Various parasympathomimetic drugs were injected per anus into female R. appendiculatus, previously fed for 5 days on rabbits, in attempts to induce the ticks to salivate. Pilocarpine nitrate and arecoline hydrobromide gave the best results and these drugs were therefore injected into ticks of various weight ranges and at various concentrations of the drug and the diluent, saline. The drugs were most effective at a concentration of 10% in 6% sodium chloride solution. If ticks salivated, the amount of saliva they produced could be positively correlated with their weight.
Sections of salivary glands from 5-day-fed female ticks in the corresponding weight ranges were examined for infection with T. parva. There appeared to be an inverse relationship between the infection rate of the ticks, and the number of infected acini observed, with increase in their weight. It was established that the greatest numbers of infective particles of T. parva should be obtained by the injection of 1 μl of 10% pilocarpine nitrate in 6% sodium chloride solution into ticks weighing between 3.1 and 13.0 mg. Twenty-five infected ticks in this weight range were injected, and the resultant saliva added to concentrated autologous leucocytes in phosphate-buffered saline before injection into a steer. The animal underwent a typical East Coast fever reaction and died, thus indicating that infective particles had been harvested by our methods.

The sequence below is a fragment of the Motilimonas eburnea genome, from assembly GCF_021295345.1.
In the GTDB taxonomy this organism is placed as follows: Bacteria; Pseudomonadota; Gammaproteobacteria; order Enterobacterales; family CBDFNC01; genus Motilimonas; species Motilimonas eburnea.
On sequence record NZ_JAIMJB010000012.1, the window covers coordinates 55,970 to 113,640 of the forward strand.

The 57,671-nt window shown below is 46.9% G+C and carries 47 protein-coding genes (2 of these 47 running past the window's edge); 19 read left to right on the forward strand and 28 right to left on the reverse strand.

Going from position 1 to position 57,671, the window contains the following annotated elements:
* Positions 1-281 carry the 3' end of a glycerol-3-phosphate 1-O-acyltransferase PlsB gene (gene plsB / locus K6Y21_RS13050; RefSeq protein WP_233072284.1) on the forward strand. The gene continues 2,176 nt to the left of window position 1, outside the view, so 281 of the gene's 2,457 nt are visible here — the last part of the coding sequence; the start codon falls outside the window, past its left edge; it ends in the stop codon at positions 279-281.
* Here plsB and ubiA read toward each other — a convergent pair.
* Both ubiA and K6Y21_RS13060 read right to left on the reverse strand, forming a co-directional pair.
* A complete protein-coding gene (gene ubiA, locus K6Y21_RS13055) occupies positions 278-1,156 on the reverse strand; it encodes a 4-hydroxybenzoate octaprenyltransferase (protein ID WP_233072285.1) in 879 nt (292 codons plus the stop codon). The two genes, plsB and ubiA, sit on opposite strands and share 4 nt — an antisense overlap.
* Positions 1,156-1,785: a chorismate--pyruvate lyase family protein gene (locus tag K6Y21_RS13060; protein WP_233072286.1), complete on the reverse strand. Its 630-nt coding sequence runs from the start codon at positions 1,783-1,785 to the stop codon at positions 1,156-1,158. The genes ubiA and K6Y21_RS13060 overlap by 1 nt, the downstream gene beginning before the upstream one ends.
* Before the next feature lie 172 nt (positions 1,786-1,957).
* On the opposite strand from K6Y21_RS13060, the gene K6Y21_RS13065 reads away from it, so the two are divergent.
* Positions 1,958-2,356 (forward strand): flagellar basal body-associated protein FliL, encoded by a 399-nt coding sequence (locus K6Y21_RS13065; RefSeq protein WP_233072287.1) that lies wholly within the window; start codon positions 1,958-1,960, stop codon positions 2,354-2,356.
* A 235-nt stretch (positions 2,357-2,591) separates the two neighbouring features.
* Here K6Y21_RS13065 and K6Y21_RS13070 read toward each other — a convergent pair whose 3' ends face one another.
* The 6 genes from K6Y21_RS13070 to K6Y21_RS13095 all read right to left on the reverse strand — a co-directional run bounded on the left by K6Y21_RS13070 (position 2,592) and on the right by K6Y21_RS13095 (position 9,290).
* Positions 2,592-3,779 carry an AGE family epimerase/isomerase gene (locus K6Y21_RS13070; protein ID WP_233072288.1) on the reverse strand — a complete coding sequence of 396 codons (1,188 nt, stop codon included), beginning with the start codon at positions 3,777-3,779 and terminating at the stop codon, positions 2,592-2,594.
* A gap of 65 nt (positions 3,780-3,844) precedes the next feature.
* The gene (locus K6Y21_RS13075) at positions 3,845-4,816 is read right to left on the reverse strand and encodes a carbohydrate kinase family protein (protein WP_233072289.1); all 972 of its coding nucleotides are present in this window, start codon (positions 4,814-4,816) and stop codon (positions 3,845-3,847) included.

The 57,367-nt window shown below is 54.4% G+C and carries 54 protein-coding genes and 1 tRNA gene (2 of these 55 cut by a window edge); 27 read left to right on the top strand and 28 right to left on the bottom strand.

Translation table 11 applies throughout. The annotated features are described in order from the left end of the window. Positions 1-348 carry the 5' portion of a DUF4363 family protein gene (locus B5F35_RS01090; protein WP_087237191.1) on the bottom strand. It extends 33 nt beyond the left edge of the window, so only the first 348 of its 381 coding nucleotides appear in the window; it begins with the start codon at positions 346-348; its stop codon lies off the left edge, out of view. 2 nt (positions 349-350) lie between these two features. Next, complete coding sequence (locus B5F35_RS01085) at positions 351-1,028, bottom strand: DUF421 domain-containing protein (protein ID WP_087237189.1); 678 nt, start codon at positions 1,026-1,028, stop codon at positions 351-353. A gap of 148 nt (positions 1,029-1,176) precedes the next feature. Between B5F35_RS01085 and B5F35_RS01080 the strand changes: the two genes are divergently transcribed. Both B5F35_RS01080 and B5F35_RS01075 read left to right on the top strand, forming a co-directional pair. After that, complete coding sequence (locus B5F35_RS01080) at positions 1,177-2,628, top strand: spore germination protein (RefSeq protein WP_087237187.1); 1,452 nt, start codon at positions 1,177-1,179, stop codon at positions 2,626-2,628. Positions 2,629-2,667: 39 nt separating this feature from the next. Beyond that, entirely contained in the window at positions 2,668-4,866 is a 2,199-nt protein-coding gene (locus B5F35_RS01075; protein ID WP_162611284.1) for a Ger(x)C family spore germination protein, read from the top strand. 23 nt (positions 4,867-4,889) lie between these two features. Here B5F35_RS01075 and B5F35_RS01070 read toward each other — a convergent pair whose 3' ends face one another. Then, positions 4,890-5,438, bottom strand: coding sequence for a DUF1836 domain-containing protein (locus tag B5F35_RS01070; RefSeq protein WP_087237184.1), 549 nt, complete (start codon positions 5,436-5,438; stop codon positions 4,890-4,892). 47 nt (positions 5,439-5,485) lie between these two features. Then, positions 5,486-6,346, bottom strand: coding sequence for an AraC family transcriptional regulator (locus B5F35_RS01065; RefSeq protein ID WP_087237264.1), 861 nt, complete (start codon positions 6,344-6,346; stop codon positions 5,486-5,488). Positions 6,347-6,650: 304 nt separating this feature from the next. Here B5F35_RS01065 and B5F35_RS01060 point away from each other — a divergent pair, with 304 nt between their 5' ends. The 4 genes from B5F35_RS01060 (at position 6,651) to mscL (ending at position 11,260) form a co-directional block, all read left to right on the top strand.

Acknowledgements are due to many colleagues for assistance in a variety of ways. Mr M. P. Cunningham, Mr C. G. D. Brown, Dr J. K. H. Wilde, Dr R. Tatchell, Mr M. L. Burdin and Dr G. H. Freeman have given us a great deal of helpful advice. Mr C. Boarer and Mrs D. Backhurst supervised and carried out the processing and staining of the tick sections. Mr B. Wood carried out the weighing of the ticks and prepared the photographs.